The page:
Rodríguez said the priority for Texas should be to build upon the prosperity of its natural resources – primarily, the energy of its land and people – and set a foundation for a diversified economic future.
“As Texans, we value everyone from all walks of life in our society, and we aim to ensure that every working Texan has a shot at the American Dream. With the policies that are trickling down from Washington, which some of our state leaders seem to embrace, the middle class is being set against the poor, the newly arrived against the generationally landed. We cannot let that happen,” Rodríguez said.
“Our country was built by public investment in education. The gains made in my generation were fueled by hard work and educational opportunity. Whether it’s making college accessible, learning a trade, or on-the-job training, investment in our people always pays off. Let’s not spend precious legislative time targeting immigrants, or LGBTQ, or any other minority group. Let everyone live their lives in pursuit of the American Dream.”
State Representative César Blanco
State Rep. César Blanco of El Paso said he was pleased to see Abbott declaring the restructuring and reforming the Children’s Protective Services agency an emergency item. “The safety and protection of our children is paramount,” Blanco said. “One of the reasons I voted against the budget last session was because of the inadequate funding to CPS. It is abhorrent and inexcusable that more than one hundred children have died in the State’s care in the past two years.”
Blanco said he also liked some of the other priorities Abbott outlined, such as fully funding quality pre-k, lowering the franchise tax for businesses, and lowering property taxes. However, he said he has “deep concerns” about the sanctuary cities proposal. “This misguided policy will only alienate our Hispanic and immigrant communities, cost our economy billions of dollars, and will not make us any safer,” Blanco said.
Blanco was also disappointed that funding for border security operations will continued with, in his view, inadequate accountability or transparency. “I will continue to push for accountability and metrics to measure the effectiveness of the operation. I will also argue that we should be directing some of these dollars to our ports of entry to improve infrastructure and expedite trade,” Blanco said.
Blanco said Abbott also missed opportunities by not prioritizing veterans and their education benefits, restoring funding to DEAAG for military communities, funding of mental health and substance abuse, making college more affordable and improving access to women’s health services.”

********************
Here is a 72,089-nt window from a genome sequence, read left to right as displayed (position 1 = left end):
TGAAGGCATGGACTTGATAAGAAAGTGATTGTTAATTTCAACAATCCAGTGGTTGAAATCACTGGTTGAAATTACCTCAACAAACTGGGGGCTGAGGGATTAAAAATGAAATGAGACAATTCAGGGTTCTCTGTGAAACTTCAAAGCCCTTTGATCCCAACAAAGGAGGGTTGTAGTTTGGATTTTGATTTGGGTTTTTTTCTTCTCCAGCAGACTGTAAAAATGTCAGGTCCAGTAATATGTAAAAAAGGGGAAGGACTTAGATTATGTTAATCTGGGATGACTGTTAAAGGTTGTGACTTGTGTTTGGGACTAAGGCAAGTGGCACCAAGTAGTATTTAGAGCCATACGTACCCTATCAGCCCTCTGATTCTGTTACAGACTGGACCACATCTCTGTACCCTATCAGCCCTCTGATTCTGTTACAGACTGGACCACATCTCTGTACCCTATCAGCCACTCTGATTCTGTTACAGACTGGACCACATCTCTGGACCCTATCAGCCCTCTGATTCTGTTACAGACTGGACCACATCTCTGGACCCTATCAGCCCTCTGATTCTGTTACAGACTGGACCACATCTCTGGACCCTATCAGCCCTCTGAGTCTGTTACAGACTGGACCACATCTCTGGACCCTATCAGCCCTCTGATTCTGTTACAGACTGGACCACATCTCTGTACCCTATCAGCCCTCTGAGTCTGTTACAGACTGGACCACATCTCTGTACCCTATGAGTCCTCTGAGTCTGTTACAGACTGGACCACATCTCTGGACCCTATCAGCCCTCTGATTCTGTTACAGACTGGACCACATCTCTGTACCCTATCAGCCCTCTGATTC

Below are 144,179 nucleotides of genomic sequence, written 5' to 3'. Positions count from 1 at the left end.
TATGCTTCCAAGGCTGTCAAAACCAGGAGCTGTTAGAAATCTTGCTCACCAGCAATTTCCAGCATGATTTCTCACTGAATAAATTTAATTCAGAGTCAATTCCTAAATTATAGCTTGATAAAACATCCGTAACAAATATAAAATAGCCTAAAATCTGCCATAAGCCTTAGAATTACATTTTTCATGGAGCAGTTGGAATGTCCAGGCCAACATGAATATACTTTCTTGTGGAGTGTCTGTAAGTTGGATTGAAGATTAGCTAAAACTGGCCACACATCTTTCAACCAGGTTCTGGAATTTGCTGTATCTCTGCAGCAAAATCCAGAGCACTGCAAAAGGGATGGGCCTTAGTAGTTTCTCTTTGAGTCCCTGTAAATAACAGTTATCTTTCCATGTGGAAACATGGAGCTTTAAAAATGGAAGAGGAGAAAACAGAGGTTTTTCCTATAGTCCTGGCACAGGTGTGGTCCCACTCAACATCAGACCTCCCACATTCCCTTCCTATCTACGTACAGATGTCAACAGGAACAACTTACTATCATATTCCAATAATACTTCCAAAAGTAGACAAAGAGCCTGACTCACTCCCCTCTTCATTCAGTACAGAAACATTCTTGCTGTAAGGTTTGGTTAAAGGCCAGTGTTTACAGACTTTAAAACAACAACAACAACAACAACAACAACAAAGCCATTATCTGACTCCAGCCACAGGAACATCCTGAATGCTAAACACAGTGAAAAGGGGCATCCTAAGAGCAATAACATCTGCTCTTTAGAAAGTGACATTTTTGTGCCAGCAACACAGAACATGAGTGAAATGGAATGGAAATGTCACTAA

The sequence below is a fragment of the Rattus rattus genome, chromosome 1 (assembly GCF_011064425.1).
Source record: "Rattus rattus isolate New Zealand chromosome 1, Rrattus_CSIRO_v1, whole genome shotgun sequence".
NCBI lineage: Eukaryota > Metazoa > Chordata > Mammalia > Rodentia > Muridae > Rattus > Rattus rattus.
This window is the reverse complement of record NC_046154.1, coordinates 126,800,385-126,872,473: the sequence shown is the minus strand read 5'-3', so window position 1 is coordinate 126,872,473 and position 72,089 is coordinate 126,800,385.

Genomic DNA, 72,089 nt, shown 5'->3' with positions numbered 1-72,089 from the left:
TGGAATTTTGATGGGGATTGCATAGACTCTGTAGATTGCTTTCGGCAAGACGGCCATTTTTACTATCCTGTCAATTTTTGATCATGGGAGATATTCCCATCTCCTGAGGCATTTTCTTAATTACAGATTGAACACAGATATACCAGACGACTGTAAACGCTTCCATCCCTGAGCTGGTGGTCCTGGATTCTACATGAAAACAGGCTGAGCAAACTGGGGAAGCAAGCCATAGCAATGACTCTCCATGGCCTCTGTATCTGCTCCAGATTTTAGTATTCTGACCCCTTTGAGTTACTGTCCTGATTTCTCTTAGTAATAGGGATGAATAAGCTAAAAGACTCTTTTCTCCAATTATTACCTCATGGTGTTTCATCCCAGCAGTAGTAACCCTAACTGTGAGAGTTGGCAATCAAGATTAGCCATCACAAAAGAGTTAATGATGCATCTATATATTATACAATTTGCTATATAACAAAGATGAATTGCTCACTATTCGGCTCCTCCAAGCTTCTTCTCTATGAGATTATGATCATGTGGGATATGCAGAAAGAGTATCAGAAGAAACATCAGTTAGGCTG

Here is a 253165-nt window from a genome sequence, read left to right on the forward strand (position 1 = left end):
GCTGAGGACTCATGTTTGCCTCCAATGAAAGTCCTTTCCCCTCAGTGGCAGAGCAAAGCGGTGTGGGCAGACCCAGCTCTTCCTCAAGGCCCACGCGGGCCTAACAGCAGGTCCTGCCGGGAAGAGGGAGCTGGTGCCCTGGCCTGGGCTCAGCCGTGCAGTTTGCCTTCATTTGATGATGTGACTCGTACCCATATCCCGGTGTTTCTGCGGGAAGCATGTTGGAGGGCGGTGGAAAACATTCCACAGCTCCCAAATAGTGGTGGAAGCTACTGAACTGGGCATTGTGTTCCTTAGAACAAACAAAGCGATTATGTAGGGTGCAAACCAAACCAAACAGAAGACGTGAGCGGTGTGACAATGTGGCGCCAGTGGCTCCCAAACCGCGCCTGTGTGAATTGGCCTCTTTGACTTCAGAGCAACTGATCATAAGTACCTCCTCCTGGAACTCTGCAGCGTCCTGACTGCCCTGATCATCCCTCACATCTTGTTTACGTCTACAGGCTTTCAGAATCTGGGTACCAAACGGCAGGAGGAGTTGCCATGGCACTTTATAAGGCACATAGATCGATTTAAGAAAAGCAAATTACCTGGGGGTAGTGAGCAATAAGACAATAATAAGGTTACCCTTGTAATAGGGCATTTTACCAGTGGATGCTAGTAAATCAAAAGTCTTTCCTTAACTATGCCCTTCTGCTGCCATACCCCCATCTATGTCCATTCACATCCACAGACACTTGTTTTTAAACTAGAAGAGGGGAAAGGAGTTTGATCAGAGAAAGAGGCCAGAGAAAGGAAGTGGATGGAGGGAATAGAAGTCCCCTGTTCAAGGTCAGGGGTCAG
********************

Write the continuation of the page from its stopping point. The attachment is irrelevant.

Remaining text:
State Representative Abel Herrero
State Rep. Abel Herrero of Robstown said he agreed that reforms to Child Protective Services be made a priority. He was also pleased with Gov. Abbott’s commitment to pre-K education. However, he said Abbott was silent on many issues important to the Coastal Bend.
“While Gov. Abbott would prefer to dismantle the state’s public school system, I will stand with our neighborhood school teachers and students to ensure they have the tools needed to succeed. While the Governor wants to burden local law enforcement officials with federal immigration regulations, I will continue to work with police departments and community leaders to help end family violence. While Gov. Abbott calls for a constitutional convention, I will be seeking additional resources and assistance for our veterans,” Herrero said.
bi-partisan caucus, MALC is the oldest and largest Latino legislative caucus in the United States. Currently, MALC has a membership of 42 House members from all parts of the state, and is the second-largest caucus in Texas. Members are on all but 3 House Committees in the Texas House of Representatives.
Governor Greg Abbott
Here are Gov. Abbott’s prepared remarks for his State of the State address for 2017:
Thank you to the House and Senate, the judiciary, statewide officials, fellow Texans.
I’m honored to join you today as we build an even broader path to prosperity for all Texans.
I’m especially proud to have by my side the fabulous First Lady of Texas, Cecilia Abbott.
From her deep faith and steady grace, I’ve drawn strength during our 35 years of marriage.
Also by my side are two strong leaders working for the future of Texas: Lt. Gov. Patrick and Speaker Straus.
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Today, I’m proud to report the State of Texas is exceptional.
Since my first State of the State two years ago, more kids are graduating from high school, we doubled the number of Tier One universities and more Texans have jobs today than ever before.
Sure, we had a downturn in the oil patch like we have almost every decade.
And like every other time, Texas has come roaring back.
Last year when oil hit bottom, Texas still added more than 200,000 new jobs.
Our national and international rankings continue to rise. We are now second in the number of Fortune 500 companies. And with your help, we’ll soon be No. 1.
And as Comptroller Hegar noted, if Texas were its own country we would now be the 10th largest economy in the world. Our economy is larger than Australia, Canada and even Russia.